Over at Forbes, Scott Mendelson wrote that St. Vincent, the new Bill Murray/Melissa McCarthy film, “could have been written in a quirky indie comedy Mad Libs book.” That’s precisely the reason why I was set to ignore it. I went to see it last weekend and paid good money to do so, but the experience left me completely empty. There are a few sweet touches to the performances, but I could barely hear them over the clunks and clanks of the plot machinery.
It’s a movie about a cranky old man (Murray) whose quiet life of sleeping, gambling, and drinking is interrupted by new neighbors, a single mom (McCarthy) and her precocious ten-year-old son (newcomer Jaeden Lieberher) he reluctantly agrees to babysit after school. Reading that sentence, anyone who has seen any comedy-tinged indie-adjacent drama knows that Murray’s crusty exterior will soften enough to let his warm heart through, McCarthy’s harried mom will find a new support system, and the kid will learn life lessons from an unlikely source.
There’s nothing inherently wrong with telling familiar stories, but writer-director Theodore Melfi brings absolutely nothing to latch onto. It’s not even a tired story told with fresh perspective or confident familiarity. It’s just exactly what you think it’ll be every single step of the way. Like the Ancient Greek poet Hesiod said, “A bad neighbor is a misfortune, as much as a good one is a great blessing.” And sometimes you can find both in the same neighbor, especially if you have someone like Murray who can play up the sarcastic grump as well as the likable schlub with a tragic backstory.
The performances are all fine across the board, including the stacked supporting cast with the likes of Naomi Watts, Chris O’Dowd, and Terrence Howard. They’re good, and Murray has his charming curmudgeon act down as perfectly as McCarthy has instant audience sympathy. Then there’s young Lieberher, who has the right amount of believable intelligence behind his eyes to sell even the most specious precocious moments. But the material is just not up to the level of the performers, who simply can’t make something out of nothing. It’s not that anything goes too terribly wrong with the film. But nothing was engaging or interesting, either. It’s agreeable, but empty, like Melfi’s obvious plot beats, simple sitcom staging, and bright cinematography.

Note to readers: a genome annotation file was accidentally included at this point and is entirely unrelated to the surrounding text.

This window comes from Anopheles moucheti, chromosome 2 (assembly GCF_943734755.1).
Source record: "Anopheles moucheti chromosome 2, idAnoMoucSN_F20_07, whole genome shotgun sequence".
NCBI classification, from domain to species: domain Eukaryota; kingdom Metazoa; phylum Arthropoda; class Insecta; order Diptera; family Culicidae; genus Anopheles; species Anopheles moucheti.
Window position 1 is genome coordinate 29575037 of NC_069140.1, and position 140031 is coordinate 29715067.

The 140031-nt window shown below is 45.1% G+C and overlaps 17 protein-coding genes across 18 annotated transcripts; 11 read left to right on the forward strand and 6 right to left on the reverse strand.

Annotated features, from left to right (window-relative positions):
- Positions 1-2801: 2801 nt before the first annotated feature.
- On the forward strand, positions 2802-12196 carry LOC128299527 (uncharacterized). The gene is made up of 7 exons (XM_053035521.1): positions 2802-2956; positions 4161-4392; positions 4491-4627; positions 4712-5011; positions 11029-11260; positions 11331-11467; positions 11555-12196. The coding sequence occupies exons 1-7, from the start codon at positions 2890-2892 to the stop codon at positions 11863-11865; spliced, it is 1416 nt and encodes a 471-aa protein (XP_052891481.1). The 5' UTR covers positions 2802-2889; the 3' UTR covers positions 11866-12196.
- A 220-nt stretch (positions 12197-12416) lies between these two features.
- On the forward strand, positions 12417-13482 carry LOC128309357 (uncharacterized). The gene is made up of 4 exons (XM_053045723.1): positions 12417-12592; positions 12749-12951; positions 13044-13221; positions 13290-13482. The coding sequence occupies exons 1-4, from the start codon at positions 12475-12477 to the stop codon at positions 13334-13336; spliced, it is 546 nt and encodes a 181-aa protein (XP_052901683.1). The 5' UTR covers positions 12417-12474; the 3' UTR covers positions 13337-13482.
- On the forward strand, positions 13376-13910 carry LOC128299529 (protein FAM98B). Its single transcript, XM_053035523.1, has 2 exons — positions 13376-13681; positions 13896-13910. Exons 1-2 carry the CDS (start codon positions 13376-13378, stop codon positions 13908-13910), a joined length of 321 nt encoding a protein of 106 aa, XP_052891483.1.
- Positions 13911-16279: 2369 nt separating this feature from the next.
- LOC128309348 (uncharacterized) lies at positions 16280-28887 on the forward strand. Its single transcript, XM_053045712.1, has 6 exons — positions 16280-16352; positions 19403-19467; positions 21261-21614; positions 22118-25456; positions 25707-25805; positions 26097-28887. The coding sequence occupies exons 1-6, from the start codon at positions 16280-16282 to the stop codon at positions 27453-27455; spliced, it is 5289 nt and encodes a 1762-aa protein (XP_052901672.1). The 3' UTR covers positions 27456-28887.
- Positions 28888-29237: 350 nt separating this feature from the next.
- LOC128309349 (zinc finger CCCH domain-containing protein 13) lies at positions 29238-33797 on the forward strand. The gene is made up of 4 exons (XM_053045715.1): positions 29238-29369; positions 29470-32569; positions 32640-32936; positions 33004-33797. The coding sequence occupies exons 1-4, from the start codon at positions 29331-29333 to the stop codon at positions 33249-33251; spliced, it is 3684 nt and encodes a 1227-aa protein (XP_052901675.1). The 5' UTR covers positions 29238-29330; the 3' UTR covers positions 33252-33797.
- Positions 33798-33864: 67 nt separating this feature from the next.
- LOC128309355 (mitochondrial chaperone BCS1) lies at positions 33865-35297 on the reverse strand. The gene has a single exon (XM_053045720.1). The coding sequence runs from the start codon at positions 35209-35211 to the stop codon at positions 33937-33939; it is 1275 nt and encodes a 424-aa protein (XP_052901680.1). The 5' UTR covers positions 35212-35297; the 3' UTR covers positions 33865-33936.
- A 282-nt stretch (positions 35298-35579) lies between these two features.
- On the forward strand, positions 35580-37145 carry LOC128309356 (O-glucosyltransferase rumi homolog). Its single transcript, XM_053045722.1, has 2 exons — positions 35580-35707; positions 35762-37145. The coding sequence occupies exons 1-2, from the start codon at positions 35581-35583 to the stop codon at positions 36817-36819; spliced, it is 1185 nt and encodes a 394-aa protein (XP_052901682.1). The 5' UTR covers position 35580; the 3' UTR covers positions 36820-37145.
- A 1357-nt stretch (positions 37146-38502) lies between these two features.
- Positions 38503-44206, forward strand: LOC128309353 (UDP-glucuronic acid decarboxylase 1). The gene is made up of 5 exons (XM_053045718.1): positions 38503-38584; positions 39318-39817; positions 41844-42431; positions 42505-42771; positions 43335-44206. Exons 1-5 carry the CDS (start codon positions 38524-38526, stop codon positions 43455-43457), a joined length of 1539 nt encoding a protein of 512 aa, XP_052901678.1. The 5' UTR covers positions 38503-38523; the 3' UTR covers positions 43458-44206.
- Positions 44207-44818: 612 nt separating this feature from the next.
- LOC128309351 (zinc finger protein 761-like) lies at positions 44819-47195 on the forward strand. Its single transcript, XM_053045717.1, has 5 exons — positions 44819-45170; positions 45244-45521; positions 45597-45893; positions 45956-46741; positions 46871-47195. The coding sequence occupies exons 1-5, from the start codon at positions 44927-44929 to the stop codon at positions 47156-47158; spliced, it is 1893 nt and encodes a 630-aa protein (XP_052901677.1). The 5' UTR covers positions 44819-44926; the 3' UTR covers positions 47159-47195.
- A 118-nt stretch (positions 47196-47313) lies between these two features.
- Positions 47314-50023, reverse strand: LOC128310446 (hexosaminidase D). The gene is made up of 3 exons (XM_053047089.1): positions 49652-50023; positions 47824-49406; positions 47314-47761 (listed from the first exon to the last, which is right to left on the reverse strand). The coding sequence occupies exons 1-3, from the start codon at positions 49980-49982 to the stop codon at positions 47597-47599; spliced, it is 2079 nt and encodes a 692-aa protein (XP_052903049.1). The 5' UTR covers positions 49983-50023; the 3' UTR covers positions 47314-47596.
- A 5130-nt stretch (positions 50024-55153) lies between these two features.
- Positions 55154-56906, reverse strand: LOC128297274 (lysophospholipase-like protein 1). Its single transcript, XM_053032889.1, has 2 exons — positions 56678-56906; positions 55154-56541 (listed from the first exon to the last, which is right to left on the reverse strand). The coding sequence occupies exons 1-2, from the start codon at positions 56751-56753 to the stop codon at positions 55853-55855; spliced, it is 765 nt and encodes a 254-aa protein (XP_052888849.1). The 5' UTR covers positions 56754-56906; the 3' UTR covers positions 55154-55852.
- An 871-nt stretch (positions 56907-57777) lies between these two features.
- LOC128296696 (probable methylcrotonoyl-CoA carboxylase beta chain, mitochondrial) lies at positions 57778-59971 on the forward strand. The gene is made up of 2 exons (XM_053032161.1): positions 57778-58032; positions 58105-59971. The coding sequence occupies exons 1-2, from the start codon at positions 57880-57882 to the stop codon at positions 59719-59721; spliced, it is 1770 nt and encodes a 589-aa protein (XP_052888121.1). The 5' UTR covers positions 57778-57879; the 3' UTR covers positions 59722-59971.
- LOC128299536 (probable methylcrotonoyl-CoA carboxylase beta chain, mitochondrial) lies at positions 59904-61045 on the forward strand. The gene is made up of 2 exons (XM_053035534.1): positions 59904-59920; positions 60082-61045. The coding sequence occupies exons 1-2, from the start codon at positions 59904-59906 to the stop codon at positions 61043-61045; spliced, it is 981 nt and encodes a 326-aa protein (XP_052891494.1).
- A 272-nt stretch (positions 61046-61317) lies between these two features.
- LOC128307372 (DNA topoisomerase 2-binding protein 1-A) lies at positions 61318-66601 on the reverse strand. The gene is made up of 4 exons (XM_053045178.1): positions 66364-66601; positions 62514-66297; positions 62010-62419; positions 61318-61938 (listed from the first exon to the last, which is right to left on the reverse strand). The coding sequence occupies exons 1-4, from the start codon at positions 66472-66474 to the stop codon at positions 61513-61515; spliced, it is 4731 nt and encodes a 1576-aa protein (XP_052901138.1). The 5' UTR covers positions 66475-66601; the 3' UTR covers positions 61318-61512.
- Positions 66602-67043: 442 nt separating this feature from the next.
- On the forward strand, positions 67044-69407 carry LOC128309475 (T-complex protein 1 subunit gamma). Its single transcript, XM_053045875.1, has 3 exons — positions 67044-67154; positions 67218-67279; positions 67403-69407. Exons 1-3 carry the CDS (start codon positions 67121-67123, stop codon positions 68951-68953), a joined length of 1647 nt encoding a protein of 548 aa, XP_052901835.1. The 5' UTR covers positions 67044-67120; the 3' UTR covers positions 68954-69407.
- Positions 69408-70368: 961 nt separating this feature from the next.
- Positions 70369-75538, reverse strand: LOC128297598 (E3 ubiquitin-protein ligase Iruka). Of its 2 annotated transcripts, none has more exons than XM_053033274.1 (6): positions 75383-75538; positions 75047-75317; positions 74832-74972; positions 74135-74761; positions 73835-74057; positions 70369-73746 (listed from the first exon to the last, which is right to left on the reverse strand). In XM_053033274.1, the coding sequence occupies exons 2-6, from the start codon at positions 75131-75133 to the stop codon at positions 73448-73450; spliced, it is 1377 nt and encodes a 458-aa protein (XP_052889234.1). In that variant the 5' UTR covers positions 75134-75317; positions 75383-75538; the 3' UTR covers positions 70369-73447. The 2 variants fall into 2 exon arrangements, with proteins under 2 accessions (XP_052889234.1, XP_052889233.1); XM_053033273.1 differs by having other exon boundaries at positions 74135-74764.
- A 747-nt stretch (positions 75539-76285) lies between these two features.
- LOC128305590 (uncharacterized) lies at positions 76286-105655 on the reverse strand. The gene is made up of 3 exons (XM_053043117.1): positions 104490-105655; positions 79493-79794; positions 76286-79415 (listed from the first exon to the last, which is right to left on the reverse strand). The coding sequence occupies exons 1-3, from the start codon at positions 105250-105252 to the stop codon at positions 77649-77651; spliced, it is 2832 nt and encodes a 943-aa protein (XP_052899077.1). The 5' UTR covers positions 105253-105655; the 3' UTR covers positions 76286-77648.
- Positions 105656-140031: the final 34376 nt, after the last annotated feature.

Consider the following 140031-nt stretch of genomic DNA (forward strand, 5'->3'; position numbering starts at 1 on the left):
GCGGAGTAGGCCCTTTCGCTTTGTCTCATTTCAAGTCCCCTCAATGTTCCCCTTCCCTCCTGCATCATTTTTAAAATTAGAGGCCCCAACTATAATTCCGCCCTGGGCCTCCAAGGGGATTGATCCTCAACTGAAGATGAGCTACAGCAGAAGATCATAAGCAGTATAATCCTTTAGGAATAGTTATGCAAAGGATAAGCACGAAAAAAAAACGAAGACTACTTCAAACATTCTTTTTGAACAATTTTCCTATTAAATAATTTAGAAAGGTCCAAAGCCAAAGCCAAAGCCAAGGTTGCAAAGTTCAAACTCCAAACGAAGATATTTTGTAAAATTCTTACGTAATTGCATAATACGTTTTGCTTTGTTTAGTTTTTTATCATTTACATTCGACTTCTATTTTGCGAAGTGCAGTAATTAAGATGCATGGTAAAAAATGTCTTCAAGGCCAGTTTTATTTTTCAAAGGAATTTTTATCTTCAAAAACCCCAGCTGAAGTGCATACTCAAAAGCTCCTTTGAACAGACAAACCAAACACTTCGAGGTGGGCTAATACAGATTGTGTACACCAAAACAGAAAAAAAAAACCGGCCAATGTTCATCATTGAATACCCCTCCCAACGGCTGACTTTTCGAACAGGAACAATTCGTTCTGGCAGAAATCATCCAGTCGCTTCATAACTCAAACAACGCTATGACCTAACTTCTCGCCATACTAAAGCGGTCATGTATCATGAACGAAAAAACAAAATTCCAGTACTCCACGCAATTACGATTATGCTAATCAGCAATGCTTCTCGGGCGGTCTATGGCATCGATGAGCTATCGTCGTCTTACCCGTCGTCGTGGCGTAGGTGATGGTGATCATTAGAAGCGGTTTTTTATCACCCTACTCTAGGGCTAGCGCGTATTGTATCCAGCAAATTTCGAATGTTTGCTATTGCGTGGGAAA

I was all set to let St. Vincent pass uncommented upon by me, but the box office held up surprisingly well in its second week. It’s starting to smell like a modest performer, the kind of warm, undemanding, unsurprising movie that three weeks from now the guy in your office who almost never sees movies and doesn’t particularly like them anyway tells you he saw and wasn’t it something special? I suppose it is a totally competent version of this kind of movie. The performances are good and the final notes of redemption, complete with the typical big school event and a grown-up running in at the last second to show off misty eyes and a solemn nod of support, do ring with a certain earned pleasant feeling that can yank on audience heartstrings. But it’ll be far more entertaining the fewer movies you’ve seen.